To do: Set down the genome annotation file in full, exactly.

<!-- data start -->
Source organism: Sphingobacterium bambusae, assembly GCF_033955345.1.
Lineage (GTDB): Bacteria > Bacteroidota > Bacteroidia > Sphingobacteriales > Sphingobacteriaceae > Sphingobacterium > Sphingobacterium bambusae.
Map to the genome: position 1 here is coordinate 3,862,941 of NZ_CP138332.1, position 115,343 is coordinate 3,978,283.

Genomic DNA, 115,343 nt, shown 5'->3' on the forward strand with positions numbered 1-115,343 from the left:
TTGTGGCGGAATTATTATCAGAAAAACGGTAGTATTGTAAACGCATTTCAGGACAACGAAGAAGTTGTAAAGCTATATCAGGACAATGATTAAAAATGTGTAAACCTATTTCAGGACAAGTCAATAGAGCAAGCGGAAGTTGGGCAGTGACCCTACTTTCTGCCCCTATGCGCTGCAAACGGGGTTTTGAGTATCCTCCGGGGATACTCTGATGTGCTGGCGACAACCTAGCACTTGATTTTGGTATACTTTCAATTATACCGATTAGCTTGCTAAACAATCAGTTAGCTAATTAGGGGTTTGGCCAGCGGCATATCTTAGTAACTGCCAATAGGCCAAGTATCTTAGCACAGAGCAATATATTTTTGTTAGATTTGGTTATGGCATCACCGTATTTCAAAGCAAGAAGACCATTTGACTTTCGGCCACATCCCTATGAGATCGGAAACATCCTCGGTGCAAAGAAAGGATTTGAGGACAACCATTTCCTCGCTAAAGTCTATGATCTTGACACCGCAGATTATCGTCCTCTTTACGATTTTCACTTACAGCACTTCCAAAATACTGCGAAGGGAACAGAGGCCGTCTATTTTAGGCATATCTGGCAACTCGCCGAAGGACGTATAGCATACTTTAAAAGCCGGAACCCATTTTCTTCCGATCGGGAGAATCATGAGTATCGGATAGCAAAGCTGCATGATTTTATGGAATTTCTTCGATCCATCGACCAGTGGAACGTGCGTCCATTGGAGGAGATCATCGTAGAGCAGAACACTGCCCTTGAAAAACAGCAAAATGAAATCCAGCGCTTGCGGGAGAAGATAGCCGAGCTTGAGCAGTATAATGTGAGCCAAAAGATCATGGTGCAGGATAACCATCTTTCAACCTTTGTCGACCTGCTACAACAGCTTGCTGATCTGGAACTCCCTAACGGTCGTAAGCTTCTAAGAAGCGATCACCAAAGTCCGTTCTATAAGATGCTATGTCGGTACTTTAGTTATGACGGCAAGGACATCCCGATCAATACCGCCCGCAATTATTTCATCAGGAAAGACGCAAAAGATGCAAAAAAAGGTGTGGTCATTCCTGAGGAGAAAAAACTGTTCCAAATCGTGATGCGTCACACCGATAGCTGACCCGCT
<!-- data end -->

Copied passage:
Source organism: Sphingobacterium bambusae, assembly GCF_033955345.1.
Lineage (GTDB): Bacteria > Bacteroidota > Bacteroidia > Sphingobacteriales > Sphingobacteriaceae > Sphingobacterium > Sphingobacterium bambusae.
Map to the genome: position 1 here is coordinate 3,862,941 of NZ_CP138332.1, position 115,343 is coordinate 3,978,283.

Genomic DNA, 115,343 nt, shown 5'->3' on the forward strand with positions numbered 1-115,343 from the left:
TTGTGGCGGAATTATTATCAGAAAAACGGTAGTATTGTAAACGCATTTCAGGACAACGAAGAAGTTGTAAAGCTATATCAGGACAATGATTAAAAATGTGTAAACCTATTTCAGGACAAGTCAATAGAGCAAGCGGAAGTTGGGCAGTGACCCTACTTTCTGCCCCTATGCGCTGCAAACGGGGTTTTGAGTATCCTCCGGGGATACTCTGATGTGCTGGCGACAACCTAGCACTTGATTTTGGTATACTTTCAATTATACCGATTAGCTTGCTAAACAATCAGTTAGCTAATTAGGGGTTTGGCCAGCGGCATATCTTAGTAACTGCCAATAGGCCAAGTATCTTAGCACAGAGCAATATATTTTTGTTAGATTTGGTTATGGCATCACCGTATTTCAAAGCAAGAAGACCATTTGACTTTCGGCCACATCCCTATGAGATCGGAAACATCCTCGGTGCAAAGAAAGGATTTGAGGACAACCATTTCCTCGCTAAAGTCTATGATCTTGACACCGCAGATTATCGTCCTCTTTACGATTTTCACTTACAGCACTTCCAAAATACTGCGAAGGGAACAGAGGCCGTCTATTTTAGGCATATCTGGCAACTCGCCGAAGGACGTATAGCATACTTTAAAAGCCGGAACCCATTTTCTTCCGATCGGGAGAATCATGAGTATCGGATAGCAAAGCTGCATGATTTTATGGAATTTCTTCGATCCATCGACCAGTGGAACGTGCGTCCATTGGAGGAGATCATCGTAGAGCAGAACACTGCCCTTGAAAAACAGCAAAATGAAATCCAGCGCTTGCGGGAGAAGATAGCCGAGCTTGAGCAGTATAATGTGAGCCAAAAGATCATGGTGCAGGATAACCATCTTTCAACCTTTGTCGACCTGCTACAACAGCTTGCTGATCTGGAACTCCCTAACGGTCGTAAGCTTCTAAGAAGCGATCACCAAAGTCCGTTCTATAAGATGCTATGTCGGTACTTTAGTTATGACGGCAAGGACATCCCGATCAATACCGCCCGCAATTATTTCATCAGGAAAGACGCAAAAGATGCAAAAAAAGGTGTGGTCATTCCTGAGGAGAAAAAACTGTTCCAAATCGTGATGCGTCACACCGATAGCTGACCCGCT